A lot will depend on how South Africa progress, because if they want to win the series they have to develop a more attacking game plan with more variety.
Whereas New Zealand play with such intensity that they find the opposition’s weakness, and then exploit it, the South Africans are almost always route one – which means trying to run over the top of you.
It is why there was a massive emphasis in 1997 for the Lions to meet them on the advantage line, with each of us determined to hold the line by protecting the inside shoulder of the team-mate on our outside.
South Africa make analysis easier because of the way they play, and we knew exactly what was coming, and we made our plans accordingly. By contrast, it is much more difficult to prepare for New Zealand, because of their skill set and adaptability.
Even this far ahead, I would look for the Lions to match or beat South Africa up front, and to employ a great kicking game, particularly in putting pressure on their back three.
I’m convinced they are ‘gettable’. Mapimpi is not a great kicker, and while Kolbe is pretty good he is not the biggest, while Le Roux can be inconsistent. He was good in the final, but ordinary until then.
The series looks from this far out like a big game of chess, with a lot of attrition. We can expect another brutal Test series, although we are unlikely to see the Lions dominated like they were in the first Test in 2009.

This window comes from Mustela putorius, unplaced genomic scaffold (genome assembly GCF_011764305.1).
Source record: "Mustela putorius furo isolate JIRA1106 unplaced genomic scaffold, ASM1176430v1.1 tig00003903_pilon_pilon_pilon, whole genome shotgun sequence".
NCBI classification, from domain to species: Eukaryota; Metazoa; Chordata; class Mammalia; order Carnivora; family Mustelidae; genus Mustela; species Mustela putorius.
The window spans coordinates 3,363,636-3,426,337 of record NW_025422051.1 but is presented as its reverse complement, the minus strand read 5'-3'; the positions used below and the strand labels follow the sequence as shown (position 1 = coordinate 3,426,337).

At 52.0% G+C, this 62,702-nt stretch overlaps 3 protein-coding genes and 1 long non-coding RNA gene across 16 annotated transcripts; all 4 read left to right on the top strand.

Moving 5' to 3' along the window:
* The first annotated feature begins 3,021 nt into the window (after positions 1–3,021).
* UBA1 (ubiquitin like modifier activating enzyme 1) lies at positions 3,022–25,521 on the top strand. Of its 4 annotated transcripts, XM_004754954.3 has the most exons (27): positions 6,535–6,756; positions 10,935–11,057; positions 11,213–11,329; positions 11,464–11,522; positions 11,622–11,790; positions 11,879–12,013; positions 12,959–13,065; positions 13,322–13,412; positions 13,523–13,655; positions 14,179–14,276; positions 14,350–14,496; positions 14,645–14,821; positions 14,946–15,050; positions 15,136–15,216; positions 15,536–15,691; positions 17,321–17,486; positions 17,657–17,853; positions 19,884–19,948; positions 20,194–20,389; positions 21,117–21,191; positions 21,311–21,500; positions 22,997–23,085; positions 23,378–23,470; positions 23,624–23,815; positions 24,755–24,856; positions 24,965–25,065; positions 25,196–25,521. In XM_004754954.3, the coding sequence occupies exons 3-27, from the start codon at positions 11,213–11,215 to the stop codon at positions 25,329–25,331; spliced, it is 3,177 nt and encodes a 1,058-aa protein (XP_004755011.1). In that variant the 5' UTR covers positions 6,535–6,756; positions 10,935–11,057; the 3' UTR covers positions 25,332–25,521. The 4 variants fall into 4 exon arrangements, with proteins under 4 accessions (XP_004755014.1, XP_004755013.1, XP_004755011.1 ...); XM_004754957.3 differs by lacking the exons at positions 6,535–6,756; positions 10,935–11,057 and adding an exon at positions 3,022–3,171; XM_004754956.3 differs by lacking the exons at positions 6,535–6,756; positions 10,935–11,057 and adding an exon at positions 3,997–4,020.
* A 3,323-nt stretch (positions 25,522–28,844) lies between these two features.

Gatland will get the squad’s fitness at a very high level, and will stress the importance of cutting down on penalties and silly errors. He will also want to get ahead in the series, like we did in 1997, to put the pressure on South Africa.
It will not be easy to do this in a five-week tour of eight matches, in which Gatland will have to put his Test units together and sort out his first and second choice line-ups, while giving his players two games each, and maybe a Test rehearsal.
At the same time it would be very dangerous to think that the results from the matches before the Test series are not important, because if you start losing in South Africa it will be all you hear about.
In 1997 we had our first hiccup by losing to Northern Transvaal, but we bounced back straightaway, which is really important in a country in which we had already been called ‘pussycats’. On tour the noise from outside the squad can easily start to make an impact, especially if it leads to internal questions about selection.
This time the Lions will have to be clued into the Test series from the start, because in three weeks it is on you. The good thing is that there is no time in which players can get disenchanted until the big drop-off after the side for the first Test is announced.
It is another reason why it is so important to win the opening Test, because if some players see no chance of playing in the three-match series they might go off tour a bit.
It is a good thing that Gatland knows all this, because he has been there and done it already.